7. How do you interpret Philippians 1:18?
THE PROCESS OF SALVATION (Read Philippians 1:19-20)
Salvation is both an event and a process. We are saved from the penalty of sin instantaneously, but the process takes time.
Read Philippians 1:19 in your version and then see this phrase from it in these:
For I know that this shall turn to my salvation (KJV)
I know that what is happening will be for the good of my own soul (Phillips)
8. How do you interpret the word translated “salvation” or “deliverance” in verse 19? See verse 20 as well. Was Paul talking about salvation from the penalty of sin? Why or why not?
9. Read Philippians 1:21-26 and then explain what you think Paul means by verse 21.
10. Fill it in as honestly as you can — and then pray for your own soul — and we can pray for one another.
For to me to live is ________________________________.
Here is my answer, to pave the way: For to me to live is Christ, yet so often it is really for my own comfort, so help me trust You more, believe Your love more, so that I may glorify You more.
11. Read Philippians 1:27-30
A. What does “let your manner of life be worthy of the gospel of Christ” mean?
B. What two things have been granted to us for the sake of Christ according to verse 29?
The Son of man suffered unto death, not that man might not suffer,
but that their suffering might be like His.
Thursday-Friday: Keller Sermon: Joy in God’s Plan (It is 2.50): Link
You may want to buy next week’s sermon now as well. It is called Be Humble and Make Peace (Keller on Philippians 2:1-4) The following week will be a free sermon.
Share your notes — he has four points:
The hardness of life
The alchemy of life
The definition of life
The dynamic of life
12. What’s your take-a-way and why?
I used to think of the gospel as the baby steps into Christianity.
I was wrong. It isn’t just the baby steps.
It is all of the steps.
It is every step for every day.
It isn’t just for the future.
It is for the here and now.
This is a new way of seeing.
And so I am inviting you to a different kind of study.
We are going to look at Philippians, but it will be through the lens
of the gospel for the here and now.
God has blessed us with a precious fellowship here — one I never imagined was possible through the internet. When Paul tells the Philippians that he thanks God every time he remembers them, he is remembering “their partnership in the gospel.” I feel that way about you who have come on this blog. We are rediscovering the gospel together and it is changing our lives.
I have come to realize that God has given us the privilege of being a part of a revival of recovering the gospel. Indeed, we are “partners in the gospel.”
RECOVERING THE GOSPEL TOGETHER
Our tendency is to forget the gospel — to forget God’s amazing love — and to go back to:
Instead of saying, as Paul did, “For me to live is Christ,” we think:
- For me to live is family
- For me to live is health
- For me to live is happiness
- For me to live is success
The gospel keeps slipping out of our hands, but together we are recovering it.
Every once in a while you meet someone with a gospel-transformed heart — and they stand out. Most people and even many in the church are “seeking their own interests, not those of Jesus Christ.” (Philippians 2:21) But I have seen gospel transformed hearts here, and I pray that “our love may abound more and more,” and that as we practice this new way of seeing, of seeing the gospel everywhere, that we will be changed, that we will be “filled with the fruit of righteousness that comes through Jesus Christ.” (Philippians 1:11)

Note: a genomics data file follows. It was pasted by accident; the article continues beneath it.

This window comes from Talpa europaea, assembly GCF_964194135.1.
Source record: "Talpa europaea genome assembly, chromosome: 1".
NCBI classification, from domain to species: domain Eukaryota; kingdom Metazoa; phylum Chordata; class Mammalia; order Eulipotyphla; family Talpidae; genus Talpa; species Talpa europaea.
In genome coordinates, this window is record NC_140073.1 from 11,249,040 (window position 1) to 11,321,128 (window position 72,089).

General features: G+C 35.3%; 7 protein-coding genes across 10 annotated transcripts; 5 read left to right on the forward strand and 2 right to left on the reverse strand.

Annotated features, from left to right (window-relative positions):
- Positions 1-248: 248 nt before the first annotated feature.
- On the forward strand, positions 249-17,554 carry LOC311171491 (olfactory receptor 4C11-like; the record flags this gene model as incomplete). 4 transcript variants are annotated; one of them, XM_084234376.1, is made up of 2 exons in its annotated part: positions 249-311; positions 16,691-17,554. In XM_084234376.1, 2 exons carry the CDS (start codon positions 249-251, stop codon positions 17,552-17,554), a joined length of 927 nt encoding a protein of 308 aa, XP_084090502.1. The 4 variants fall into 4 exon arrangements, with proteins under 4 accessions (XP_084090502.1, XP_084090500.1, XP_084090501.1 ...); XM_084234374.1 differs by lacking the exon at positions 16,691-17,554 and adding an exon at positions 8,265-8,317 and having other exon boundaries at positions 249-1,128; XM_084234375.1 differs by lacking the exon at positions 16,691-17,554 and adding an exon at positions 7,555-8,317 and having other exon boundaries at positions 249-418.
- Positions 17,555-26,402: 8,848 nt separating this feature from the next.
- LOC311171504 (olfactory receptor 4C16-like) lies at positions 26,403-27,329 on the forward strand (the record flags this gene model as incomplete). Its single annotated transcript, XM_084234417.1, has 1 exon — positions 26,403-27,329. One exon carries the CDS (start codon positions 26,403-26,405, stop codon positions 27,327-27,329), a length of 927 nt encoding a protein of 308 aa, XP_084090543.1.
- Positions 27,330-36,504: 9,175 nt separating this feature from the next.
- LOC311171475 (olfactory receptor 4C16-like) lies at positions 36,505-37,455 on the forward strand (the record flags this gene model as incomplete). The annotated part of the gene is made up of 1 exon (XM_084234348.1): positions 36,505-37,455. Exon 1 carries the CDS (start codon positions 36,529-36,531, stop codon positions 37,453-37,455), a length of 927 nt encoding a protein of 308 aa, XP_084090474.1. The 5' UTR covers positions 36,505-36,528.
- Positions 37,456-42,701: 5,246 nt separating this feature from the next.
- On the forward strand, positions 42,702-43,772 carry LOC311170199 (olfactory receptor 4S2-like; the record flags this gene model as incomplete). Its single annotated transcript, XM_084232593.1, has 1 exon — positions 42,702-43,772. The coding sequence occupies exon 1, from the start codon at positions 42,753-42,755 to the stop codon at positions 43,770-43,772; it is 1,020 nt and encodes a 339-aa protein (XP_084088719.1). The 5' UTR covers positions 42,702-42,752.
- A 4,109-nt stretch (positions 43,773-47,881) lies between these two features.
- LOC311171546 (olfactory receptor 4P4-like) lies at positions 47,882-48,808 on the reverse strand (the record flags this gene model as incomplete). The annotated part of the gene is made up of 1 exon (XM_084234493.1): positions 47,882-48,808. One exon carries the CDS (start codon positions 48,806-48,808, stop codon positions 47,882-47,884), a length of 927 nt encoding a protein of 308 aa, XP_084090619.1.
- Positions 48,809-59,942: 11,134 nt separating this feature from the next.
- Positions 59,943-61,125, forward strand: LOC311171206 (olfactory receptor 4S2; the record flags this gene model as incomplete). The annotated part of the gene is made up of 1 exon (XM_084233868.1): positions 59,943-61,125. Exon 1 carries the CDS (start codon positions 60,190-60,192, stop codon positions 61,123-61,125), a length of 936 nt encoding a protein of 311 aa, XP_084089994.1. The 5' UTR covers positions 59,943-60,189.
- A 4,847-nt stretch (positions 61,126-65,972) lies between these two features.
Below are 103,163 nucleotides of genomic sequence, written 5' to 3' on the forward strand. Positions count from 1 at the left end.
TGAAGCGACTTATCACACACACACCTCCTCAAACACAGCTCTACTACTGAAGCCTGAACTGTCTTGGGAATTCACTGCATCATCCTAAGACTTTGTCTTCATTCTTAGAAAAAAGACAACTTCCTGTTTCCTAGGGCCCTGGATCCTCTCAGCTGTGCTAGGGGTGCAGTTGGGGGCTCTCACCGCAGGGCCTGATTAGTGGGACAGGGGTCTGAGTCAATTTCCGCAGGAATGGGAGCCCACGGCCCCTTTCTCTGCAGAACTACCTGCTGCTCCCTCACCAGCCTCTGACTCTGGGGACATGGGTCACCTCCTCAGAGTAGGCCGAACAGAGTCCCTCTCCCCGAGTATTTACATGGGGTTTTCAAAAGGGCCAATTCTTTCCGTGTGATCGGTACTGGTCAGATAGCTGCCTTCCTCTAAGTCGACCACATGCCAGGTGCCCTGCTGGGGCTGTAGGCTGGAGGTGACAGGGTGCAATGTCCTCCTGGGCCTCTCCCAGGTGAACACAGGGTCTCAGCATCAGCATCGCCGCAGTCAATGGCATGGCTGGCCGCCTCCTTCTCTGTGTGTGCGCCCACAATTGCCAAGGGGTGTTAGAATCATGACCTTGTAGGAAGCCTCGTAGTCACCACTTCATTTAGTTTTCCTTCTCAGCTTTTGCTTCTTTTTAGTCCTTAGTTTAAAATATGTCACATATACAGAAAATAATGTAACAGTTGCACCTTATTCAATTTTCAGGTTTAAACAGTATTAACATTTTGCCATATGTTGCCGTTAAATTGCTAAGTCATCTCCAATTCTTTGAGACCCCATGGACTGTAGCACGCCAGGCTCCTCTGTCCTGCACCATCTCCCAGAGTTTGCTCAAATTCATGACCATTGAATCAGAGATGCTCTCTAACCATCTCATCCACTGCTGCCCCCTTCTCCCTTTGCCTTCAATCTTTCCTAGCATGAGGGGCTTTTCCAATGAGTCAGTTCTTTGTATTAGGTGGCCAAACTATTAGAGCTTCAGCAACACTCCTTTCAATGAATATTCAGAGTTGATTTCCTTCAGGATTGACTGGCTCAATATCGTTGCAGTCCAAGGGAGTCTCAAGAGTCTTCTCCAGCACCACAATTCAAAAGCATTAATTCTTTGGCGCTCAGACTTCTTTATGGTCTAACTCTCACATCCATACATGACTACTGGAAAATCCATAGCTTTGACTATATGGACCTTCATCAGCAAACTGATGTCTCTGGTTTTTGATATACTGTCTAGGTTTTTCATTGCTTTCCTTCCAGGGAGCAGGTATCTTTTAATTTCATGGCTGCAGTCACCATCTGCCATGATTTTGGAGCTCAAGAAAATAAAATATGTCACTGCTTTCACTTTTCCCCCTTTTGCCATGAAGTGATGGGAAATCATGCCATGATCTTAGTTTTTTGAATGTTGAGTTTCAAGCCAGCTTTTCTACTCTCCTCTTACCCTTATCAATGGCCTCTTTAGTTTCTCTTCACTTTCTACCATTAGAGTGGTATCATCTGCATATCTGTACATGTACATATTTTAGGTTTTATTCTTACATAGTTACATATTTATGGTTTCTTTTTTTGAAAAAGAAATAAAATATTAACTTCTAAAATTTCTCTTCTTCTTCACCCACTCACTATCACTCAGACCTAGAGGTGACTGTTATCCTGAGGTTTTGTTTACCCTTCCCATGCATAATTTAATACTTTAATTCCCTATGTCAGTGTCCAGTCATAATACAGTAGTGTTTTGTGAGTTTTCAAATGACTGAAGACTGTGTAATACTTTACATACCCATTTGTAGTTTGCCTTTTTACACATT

Before we begin, it is so fitting to give a tribute to two men who stood out for their gospel transformed hearts and who died this week. You will hear, in their own words, what transformed them.
THE GOSPEL TRANFORMED HEART OF BRENNAN MANNING
CHRISTIANITY TODAY began their remembrance with:
The first time the late singer-songwriter Rich Mullins heard former Franciscan priest Brennan Manning on tape as he drove through the edge of the Flint Hills in Kansas, his eyes filled with tears. He steered the truck to the side of the road. There, as he later wrote, the message “broke the power of mere ‘moralistic religiosity’ in my life, and revived a deeper acceptance that had long ago withered in me.”
DURING ADVENT ONE OF THE POSTS FEATURED MANNING’S RAGAMUFFIN GOSPEL. (LINK)
LISTEN TO BRENNAN MANNING SHARING “THE ONE QUESTION” THAT GOD WILL ASK YOU AT HEAVEN’S GATE (under four minutes)
THE GOSPEL TRANSFORMED HEART OF GEORGE BEVERLY SHEA
Before he sings this song with which we have come to associate him, he tells how it came to be.
1. What stood out to you from the above and why?
2. Have you read anything by Brennan Manning? If so, share something about it — or something else you know about him that has caused you to ponder or change.
3. Have you studied Philippians before — and if so, do you have a favorite verse? (If you have been with us for a while and are beginning to “get” the breadth of the gospel, does it give you any new light on that favorite verse?)
MONDAY-WEDNESDAY BIBLE STUDY:
THE UNIQUE FELLOWSHIP OF PARTNERS IN THE GOSPEL
Read Philippians 1:1-11
4. From whom does this letter come, according to verse 1, and how does Paul describe their identity?
Paul felt “knit,” to Timothy, as many of us are feeling “knit” to one another. He calls him, elsewhere, “my son in the faith.” When you see how the truths of the gospel that you have shared have the power to transform a heart, and what you are seeing is being passed on to another, there is a feeling akin to giving birth to a child. As I have many of you grow, my heart is knit to you. Then, in turn, I see you mentoring and encouraging one another, as the Spirit moves, giving us this incredible partnership in the gospel. This is a fellowship like no other. Zechariah, in his song of praise when his tongue was loosed, called Jesus “the sunrise from on high.” The power of the gospel spreading through our hearts is like the rising sun, giving light and warmth throughout the land.